I had a dream the other night in which I was the passenger in a big, new,
powder-yellow, heyday-of-Detroit mobile. All the chrome was there, the beige
leather interior was intact and I was being driven through a suburban town on a
hot late-1950s day in the Deep South. The driver was a young, handsome Dr. Martin
Luther King Jr.
It was clear by the friendly, ticklish vibrations in the front seat that I was
his latest blond daytime dalliance (I, in the decade-less logic of dreams, was
not from the 1950s, but was staring out the window tripping on the vintage
sidewalk scene in my 19-year-old post-punk persona — platinum blond, tight black
jeans, pointy black boots, CRASS T-shirt.)
Dr. King and I pulled into a lot behind a one-story motel in a glade of drooping
green trees. “Is this gonna be all right?” I asked. (Translation: Is it safe for
you to check in here with a white chick?) “Oh yeah, baby, we’re all right. We’re
on the wrong side of the tracks, now,” he said jovially, meaning: I can do
whatever I want here; we’re in the black neighborhood.
Then the scene switched and the good doctor was wearing a loud pair of Hawaiian-print Bermuda shorts and a terry-cloth beach shirt and a nice straw fedora. He was
watering the lawn outside of the motel and I was hanging around girlishly — we
had a very friendly, flirty rapport. He was young and fit and sexy — I touched
him on the stomach and he had washboard abs. The best thing about the dream was
the elated flush of hanging around in the joyous, inspiring aura of a truly Great
Which is how everyone in the audience felt at the Bowery Ballroom April 18 and
19, when rock-comedy tyrants Tenacious D took the stage and rocked the fucking
house two times with the pungent Rocket Sauce of Unadulterated Genius.
“Rocket Sauce!” the overweight frat boys in the audience screamed all
through the opening act, a painfully mediocre sketch, a comedy abortion and perhaps
the unluckiest opening act in history. The people knew “The D” were in the
building; they could smell The Sauce, and they wanted the D and nothing else.
This is unsurprising. Tenacious D — the round boys from L.A., Jack Black and Kyle
Gass — have recently carved their names on the forehead of Goddess Fame with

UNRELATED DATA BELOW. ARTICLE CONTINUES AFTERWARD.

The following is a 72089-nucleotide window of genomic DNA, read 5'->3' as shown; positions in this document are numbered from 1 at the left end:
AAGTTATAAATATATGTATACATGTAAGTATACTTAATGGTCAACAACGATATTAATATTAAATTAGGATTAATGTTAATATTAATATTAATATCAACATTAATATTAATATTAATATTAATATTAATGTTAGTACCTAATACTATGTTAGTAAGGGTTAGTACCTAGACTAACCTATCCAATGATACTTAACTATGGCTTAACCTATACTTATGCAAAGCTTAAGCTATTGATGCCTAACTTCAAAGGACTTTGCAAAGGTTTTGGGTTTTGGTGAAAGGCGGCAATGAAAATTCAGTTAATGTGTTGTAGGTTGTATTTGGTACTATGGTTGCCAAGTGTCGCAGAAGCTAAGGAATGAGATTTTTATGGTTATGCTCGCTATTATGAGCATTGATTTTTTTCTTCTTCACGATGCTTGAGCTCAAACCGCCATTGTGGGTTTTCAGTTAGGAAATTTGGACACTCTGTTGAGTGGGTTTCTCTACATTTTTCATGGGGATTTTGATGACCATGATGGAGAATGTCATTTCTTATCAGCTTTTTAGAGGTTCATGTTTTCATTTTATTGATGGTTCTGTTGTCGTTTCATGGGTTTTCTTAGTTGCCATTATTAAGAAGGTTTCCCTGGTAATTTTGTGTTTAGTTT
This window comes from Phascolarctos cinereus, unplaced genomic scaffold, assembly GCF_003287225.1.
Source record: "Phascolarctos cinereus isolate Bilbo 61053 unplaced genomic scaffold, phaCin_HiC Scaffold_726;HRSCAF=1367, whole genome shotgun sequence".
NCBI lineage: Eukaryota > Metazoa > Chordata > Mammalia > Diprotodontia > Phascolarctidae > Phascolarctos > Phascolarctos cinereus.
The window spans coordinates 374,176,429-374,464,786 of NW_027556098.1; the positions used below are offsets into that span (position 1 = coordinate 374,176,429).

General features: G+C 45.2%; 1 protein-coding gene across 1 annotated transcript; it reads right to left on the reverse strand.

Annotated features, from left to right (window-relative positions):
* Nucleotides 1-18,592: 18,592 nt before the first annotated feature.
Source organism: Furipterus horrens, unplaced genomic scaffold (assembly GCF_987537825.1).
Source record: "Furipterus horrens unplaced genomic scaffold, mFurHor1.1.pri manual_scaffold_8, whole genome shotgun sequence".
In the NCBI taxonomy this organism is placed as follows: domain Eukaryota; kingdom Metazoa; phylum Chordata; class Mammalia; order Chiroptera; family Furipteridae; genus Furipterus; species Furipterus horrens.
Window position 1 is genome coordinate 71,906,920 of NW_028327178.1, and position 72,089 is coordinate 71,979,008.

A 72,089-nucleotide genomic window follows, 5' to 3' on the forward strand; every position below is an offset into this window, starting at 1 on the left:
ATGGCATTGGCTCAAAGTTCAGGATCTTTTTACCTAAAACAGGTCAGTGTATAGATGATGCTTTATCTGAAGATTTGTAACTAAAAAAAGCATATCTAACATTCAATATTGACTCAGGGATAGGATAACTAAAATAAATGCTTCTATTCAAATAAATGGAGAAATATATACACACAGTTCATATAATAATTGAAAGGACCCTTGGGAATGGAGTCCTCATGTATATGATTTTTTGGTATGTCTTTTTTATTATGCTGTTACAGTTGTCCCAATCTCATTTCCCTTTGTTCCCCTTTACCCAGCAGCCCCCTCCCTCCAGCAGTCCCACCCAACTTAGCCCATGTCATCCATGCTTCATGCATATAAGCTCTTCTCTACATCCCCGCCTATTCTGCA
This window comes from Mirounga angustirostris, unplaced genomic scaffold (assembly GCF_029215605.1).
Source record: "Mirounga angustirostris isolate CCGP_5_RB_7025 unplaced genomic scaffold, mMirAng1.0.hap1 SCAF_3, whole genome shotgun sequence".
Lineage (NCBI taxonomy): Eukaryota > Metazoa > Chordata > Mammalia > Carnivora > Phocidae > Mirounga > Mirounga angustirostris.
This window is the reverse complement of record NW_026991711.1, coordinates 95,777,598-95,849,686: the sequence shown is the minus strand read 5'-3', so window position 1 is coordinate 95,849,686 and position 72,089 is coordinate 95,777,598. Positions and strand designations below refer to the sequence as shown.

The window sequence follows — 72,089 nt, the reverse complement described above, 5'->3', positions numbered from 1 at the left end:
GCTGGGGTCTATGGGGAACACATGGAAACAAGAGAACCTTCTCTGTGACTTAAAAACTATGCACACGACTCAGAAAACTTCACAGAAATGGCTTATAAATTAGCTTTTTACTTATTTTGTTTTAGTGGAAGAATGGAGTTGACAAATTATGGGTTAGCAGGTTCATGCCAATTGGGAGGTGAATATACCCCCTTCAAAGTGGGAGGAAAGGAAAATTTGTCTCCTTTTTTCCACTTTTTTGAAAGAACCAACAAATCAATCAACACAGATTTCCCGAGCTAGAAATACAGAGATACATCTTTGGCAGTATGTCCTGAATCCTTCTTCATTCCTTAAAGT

solid-gold steak knives.
Jack Black is literally the most unobstructed fire hose of white-hot mega-talent I
have ever known or seen. He’s just thrashed that huge Donkey Kong of a star-turn
Fidelity” as Barry, the vituperative record-store snob, and now the star
everyone always knew would rise is blowing up at frightening speeds. The
dressing room at the Bowery was full of the Cool Young Men of stage and screen –
John Cusack, Philip
Seymour Hoffman, John C. Reilly, David Cross — all with their tongues way up
Jack’s legendary crack.
Those who have known him since childhood all feel the same way about the little
fucker — head-shaking awe. Black is an unlikely, ferocious combination of
Brando-like gravitational conviction combined with Belushian dire hilarity and
a kind of tender Seals & Crofts musical ear for the lovely harmonics, bound up
in an airtight flair for the absurd, a beautiful yodeling voice and a certain
degree of (much satirized) raw cock power. Most people have a pipeline to the
Gods of Inspirado that is somewhat occluded by the performer’s neurotic inability
to get out of his own way — not so Jack Black, who is unimpeded by vanity of
any kind, who seemingly has no psychic obstacles that prevent his continual
blasting forth of four-alarm Celestial Heat Magick.
Kyle Gass, aka K.G., aka Cage, aka Rage, aka Rage Cage, is the backbone sound of
the D, the golden 12-strings of guitar craft that pulls it together musically. He
is the acoustic metal sound. Shades of Neil Young. Shades of Zeppelin. Hefty wad
of prog. Angels and wildebeests. The Harmonizer.